How to provide Washington, D.C.'s, older adults with safe, efficient and affordable transportation is the focus of Moving an Age-Friendly D.C.: Transportation for All Ages, a report published by the Coalition for Smarter Growth in September 2014.
When D.C. joined the AARP Network of Age-Friendly Communities program in 2012, the city's administration thereby pledged to make the District more accessible for its older residents. AARP's initiative aligns with an international effort led by the World Health Organization (WHO), which defines measures in eight domains to promote active aging in urban environments.
The nation's capital is unique and its population diverse. Older adults make up more than 11 percent of its residents, and that number is only expected to grow as D.C.'s boomers age. Many older adults do not live near Metro stations, the report notes, and seniors in the District are the least likely group to own a car. Compared to the states, D.C. has the highest number of older adults living in multifamily homes. An older adult with a disability lives in more than a third of all age 50-plus households in the city.
Many residents desire to age in place, and the District must plan accordingly. Indeed, the number of adults 50-plus who live alone is higher than any state in the U.S. — 30 percent of females (33,000 women) and 20 percent of males (23,000 men). While the report's authors note that D.C. has made positive strides, much work remains to be done to meet the needs of all residents.
The report summarizes best practices, provides an assessment of D.C.'s current efforts and offers recommendations for the following three transportation areas: the pedestrian environment, public transit and alternative transportation services.
Targeted toward local policy makers, the report is divided into the following main sections: Understanding the Needs of Older Adults in DC (page 11); The Pedestrian Environment (page 15); Public Transit (page 31) and Alternative Specialized Transportation (page 43). Highlights among the report's recommendations:
- Dedicate adequate funding for sidewalk maintenance and repair to ensure safe streets
- Collect and use data on collisions involving pedestrians and bicyclists to identify high-risk intersections, and make quarterly updates available to the public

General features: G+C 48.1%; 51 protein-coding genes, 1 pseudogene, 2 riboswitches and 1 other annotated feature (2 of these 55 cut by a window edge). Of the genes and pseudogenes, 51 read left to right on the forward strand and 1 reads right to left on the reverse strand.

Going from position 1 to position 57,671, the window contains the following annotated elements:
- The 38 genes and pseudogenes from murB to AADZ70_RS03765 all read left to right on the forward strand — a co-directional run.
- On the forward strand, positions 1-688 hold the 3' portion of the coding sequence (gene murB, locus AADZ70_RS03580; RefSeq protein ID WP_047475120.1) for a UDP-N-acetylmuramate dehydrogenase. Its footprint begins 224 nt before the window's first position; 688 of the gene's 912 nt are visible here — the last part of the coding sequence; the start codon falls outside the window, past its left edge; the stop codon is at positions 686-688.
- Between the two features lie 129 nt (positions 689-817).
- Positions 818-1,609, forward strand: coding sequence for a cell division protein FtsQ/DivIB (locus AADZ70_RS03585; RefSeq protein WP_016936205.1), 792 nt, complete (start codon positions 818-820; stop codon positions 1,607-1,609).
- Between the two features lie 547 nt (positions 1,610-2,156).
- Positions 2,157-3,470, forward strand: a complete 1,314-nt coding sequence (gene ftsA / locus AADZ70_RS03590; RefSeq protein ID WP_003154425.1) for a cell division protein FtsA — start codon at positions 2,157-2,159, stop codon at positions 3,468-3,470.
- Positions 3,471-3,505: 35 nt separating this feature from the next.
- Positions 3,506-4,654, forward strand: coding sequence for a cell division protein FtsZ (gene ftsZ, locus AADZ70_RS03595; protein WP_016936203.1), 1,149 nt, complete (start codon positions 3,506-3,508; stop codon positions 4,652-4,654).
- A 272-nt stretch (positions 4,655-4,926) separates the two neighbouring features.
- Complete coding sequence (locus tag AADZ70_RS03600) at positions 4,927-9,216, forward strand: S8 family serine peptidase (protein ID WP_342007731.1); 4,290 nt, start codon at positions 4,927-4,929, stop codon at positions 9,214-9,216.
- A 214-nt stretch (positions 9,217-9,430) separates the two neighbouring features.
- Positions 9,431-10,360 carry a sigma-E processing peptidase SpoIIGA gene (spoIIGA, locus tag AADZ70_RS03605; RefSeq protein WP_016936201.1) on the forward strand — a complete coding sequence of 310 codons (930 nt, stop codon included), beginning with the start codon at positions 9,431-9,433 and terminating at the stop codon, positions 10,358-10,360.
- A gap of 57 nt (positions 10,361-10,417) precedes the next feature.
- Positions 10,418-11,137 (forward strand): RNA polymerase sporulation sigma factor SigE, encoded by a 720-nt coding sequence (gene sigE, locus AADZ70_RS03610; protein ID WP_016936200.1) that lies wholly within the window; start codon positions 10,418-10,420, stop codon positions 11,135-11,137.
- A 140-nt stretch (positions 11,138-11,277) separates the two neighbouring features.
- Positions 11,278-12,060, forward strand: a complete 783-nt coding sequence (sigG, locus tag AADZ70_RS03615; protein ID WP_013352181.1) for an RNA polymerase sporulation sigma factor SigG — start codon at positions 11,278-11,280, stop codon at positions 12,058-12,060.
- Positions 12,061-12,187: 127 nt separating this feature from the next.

- D.C. agencies should collaborate on efforts to increase the number of senior-friendly public amenities, including sidewalk seating, quality lighting and public restrooms
- Encourage the development of affordable age-friendly housing, as well as buildings housing senior services, within one quarter of a mile of public transit
- Secure funding for "Metro Momentum," a strategic plan that will increase transit coverage, accessibility and affordability for older adults and riders with special needs
- Make 100 percent of the bus stops in the District accessible
- Establish a mobility management staff position within an existing office in the District
- Create a one-call/one-click center to help residents find transportation and mobility assistance
- Create incentives for increasing the number of accessible taxis in the District
- A summary of Washington, D.C.'s, demographics, page 11
- A map that shows D.C.'s adult population over 65 and public transit routes, page 13
- Best practices for an age-friendly pedestrian environment, pages 17-19
- Best practices for age-friendly public transit, pages 33-36
- Details of the Metro Momentum strategic plan, page 38
- Best practices for alternative specialized transportation, pages 45-52
- A case study of establishing a mobility management system in Montgomery County, Maryland, page 50
- A list of specialized transportation services for District seniors and people with disabilities, pages 63-64
THE 5 A's OF AGE-FRIENDLY TRANSIT
Availability: Transit exists and is available when needed
Accessibility: Transit can be reached and used (buses have low-floor boarding, bus seats are high enough, bus stop signage is readable, van comes to the door)
Acceptability: Standards relate to conditions such as cleanliness (bus is not dirty), safety (bus stops are located in safe areas) and user-friendliness (transit operators are courteous and helpful)
Affordability: Fees are affordable, comparable to or cost less than driving a car, and vouchers or coupons help defray out-of-pocket expenses
Adaptability: Transit service can be modified or adjusted to meet special needs and wheelchairs can be accommodated
Report published: September 2014 | Summary by Jessica Ludwig
"The 5 A's of Age-Friendly Transit" is adapted from "Moving an Age-Friendly D.C.," page 31, and the Beverly Foundation's "Giving Up the Keys" Fact Sheet, 2008